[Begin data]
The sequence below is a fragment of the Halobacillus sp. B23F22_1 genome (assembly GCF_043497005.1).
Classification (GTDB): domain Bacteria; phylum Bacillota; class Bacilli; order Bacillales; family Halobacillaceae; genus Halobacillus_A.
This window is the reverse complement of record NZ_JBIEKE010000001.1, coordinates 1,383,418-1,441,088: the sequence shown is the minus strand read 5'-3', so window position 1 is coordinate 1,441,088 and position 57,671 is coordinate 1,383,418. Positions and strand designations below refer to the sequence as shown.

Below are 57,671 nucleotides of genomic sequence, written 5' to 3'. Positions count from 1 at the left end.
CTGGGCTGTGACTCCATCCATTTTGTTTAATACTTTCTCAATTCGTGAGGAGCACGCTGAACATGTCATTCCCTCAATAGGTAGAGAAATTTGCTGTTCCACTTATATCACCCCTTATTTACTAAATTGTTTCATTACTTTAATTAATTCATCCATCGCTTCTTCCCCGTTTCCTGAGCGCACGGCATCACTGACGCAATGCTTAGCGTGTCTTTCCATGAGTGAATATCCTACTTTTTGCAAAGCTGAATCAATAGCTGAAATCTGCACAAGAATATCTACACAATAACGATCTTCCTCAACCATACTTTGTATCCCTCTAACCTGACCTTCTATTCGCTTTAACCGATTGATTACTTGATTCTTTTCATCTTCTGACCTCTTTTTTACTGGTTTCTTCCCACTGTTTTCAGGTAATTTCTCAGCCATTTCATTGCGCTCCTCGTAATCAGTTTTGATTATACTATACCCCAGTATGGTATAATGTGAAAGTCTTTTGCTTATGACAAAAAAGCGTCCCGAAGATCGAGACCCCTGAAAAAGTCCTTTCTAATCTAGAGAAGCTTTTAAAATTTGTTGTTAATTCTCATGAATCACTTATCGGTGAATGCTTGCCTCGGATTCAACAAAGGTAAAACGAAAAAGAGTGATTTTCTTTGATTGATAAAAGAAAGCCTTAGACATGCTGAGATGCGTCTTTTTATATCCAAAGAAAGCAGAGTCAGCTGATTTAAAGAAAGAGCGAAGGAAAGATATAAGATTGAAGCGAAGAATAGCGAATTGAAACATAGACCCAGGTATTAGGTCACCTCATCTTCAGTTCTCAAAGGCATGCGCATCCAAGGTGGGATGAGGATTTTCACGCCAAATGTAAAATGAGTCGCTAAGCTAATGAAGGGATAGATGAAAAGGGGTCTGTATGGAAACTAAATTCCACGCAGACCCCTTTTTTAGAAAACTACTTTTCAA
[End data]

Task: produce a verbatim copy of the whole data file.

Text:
The sequence below is a fragment of the Halobacillus sp. B23F22_1 genome (assembly GCF_043497005.1).
Classification (GTDB): domain Bacteria; phylum Bacillota; class Bacilli; order Bacillales; family Halobacillaceae; genus Halobacillus_A.
This window is the reverse complement of record NZ_JBIEKE010000001.1, coordinates 1,383,418-1,441,088: the sequence shown is the minus strand read 5'-3', so window position 1 is coordinate 1,441,088 and position 57,671 is coordinate 1,383,418. Positions and strand designations below refer to the sequence as shown.

Below are 57,671 nucleotides of genomic sequence, written 5' to 3'. Positions count from 1 at the left end.
CTGGGCTGTGACTCCATCCATTTTGTTTAATACTTTCTCAATTCGTGAGGAGCACGCTGAACATGTCATTCCCTCAATAGGTAGAGAAATTTGCTGTTCCACTTATATCACCCCTTATTTACTAAATTGTTTCATTACTTTAATTAATTCATCCATCGCTTCTTCCCCGTTTCCTGAGCGCACGGCATCACTGACGCAATGCTTAGCGTGTCTTTCCATGAGTGAATATCCTACTTTTTGCAAAGCTGAATCAATAGCTGAAATCTGCACAAGAATATCTACACAATAACGATCTTCCTCAACCATACTTTGTATCCCTCTAACCTGACCTTCTATTCGCTTTAACCGATTGATTACTTGATTCTTTTCATCTTCTGACCTCTTTTTTACTGGTTTCTTCCCACTGTTTTCAGGTAATTTCTCAGCCATTTCATTGCGCTCCTCGTAATCAGTTTTGATTATACTATACCCCAGTATGGTATAATGTGAAAGTCTTTTGCTTATGACAAAAAAGCGTCCCGAAGATCGAGACCCCTGAAAAAGTCCTTTCTAATCTAGAGAAGCTTTTAAAATTTGTTGTTAATTCTCATGAATCACTTATCGGTGAATGCTTGCCTCGGATTCAACAAAGGTAAAACGAAAAAGAGTGATTTTCTTTGATTGATAAAAGAAAGCCTTAGACATGCTGAGATGCGTCTTTTTATATCCAAAGAAAGCAGAGTCAGCTGATTTAAAGAAAGAGCGAAGGAAAGATATAAGATTGAAGCGAAGAATAGCGAATTGAAACATAGACCCAGGTATTAGGTCACCTCATCTTCAGTTCTCAAAGGCATGCGCATCCAAGGTGGGATGAGGATTTTCACGCCAAATGTAAAATGAGTCGCTAAGCTAATGAAGGGATAGATGAAAAGGGGTCTGTATGGAAACTAAATTCCACGCAGACCCCTTTTTTAGAAAACTACTTTTCAA